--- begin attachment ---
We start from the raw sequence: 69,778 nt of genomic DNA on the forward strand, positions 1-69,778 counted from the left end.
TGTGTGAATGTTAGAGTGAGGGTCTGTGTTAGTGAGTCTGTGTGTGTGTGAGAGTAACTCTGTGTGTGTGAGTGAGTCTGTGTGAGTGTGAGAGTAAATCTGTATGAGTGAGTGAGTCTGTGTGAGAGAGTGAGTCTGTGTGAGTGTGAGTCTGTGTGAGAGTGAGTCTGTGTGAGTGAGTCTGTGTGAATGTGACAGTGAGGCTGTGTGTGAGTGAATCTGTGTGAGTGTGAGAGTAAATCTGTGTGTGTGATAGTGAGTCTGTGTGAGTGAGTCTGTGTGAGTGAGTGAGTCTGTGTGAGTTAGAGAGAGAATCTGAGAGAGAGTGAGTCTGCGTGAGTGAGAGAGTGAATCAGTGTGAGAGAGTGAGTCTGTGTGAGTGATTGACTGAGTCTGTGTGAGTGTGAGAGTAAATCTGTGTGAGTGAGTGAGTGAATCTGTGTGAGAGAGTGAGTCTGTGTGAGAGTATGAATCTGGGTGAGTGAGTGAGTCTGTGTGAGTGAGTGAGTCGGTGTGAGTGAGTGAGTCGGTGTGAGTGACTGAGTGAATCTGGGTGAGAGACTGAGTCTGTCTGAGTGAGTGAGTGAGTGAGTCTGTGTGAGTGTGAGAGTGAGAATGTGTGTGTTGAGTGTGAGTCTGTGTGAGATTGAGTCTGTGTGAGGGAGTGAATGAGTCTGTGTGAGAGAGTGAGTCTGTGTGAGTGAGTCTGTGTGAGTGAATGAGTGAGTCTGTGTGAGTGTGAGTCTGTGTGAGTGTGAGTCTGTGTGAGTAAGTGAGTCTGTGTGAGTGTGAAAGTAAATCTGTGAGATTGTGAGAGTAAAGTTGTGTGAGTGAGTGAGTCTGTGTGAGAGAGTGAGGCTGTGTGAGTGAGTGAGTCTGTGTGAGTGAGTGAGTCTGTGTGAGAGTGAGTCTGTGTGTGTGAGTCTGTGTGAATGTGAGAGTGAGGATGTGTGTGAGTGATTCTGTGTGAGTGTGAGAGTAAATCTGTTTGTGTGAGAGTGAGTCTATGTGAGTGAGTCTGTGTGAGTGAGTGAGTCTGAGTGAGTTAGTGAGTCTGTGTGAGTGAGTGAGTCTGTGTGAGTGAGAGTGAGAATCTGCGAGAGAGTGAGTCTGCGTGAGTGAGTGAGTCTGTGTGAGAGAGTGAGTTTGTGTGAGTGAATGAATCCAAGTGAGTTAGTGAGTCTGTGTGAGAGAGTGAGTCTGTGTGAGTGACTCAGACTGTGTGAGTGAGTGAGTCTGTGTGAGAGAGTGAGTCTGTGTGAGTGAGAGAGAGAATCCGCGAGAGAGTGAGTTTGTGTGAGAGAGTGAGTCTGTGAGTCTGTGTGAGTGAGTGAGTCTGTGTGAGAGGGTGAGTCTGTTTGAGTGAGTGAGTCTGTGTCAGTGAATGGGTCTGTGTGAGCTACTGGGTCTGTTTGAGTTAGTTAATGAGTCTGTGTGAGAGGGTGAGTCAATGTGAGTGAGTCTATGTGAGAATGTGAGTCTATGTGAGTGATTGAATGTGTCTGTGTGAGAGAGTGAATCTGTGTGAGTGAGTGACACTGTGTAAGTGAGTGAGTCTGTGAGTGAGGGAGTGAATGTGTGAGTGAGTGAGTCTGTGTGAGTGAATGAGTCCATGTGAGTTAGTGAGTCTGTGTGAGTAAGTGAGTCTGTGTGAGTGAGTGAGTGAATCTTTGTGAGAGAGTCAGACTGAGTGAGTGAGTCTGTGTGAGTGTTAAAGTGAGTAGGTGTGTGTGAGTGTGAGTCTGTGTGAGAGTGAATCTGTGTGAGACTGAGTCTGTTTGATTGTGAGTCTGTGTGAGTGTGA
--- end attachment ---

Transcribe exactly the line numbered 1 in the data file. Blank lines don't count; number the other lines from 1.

We start from the raw sequence: 69,778 nt of genomic DNA on the forward strand, positions 1-69,778 counted from the left end.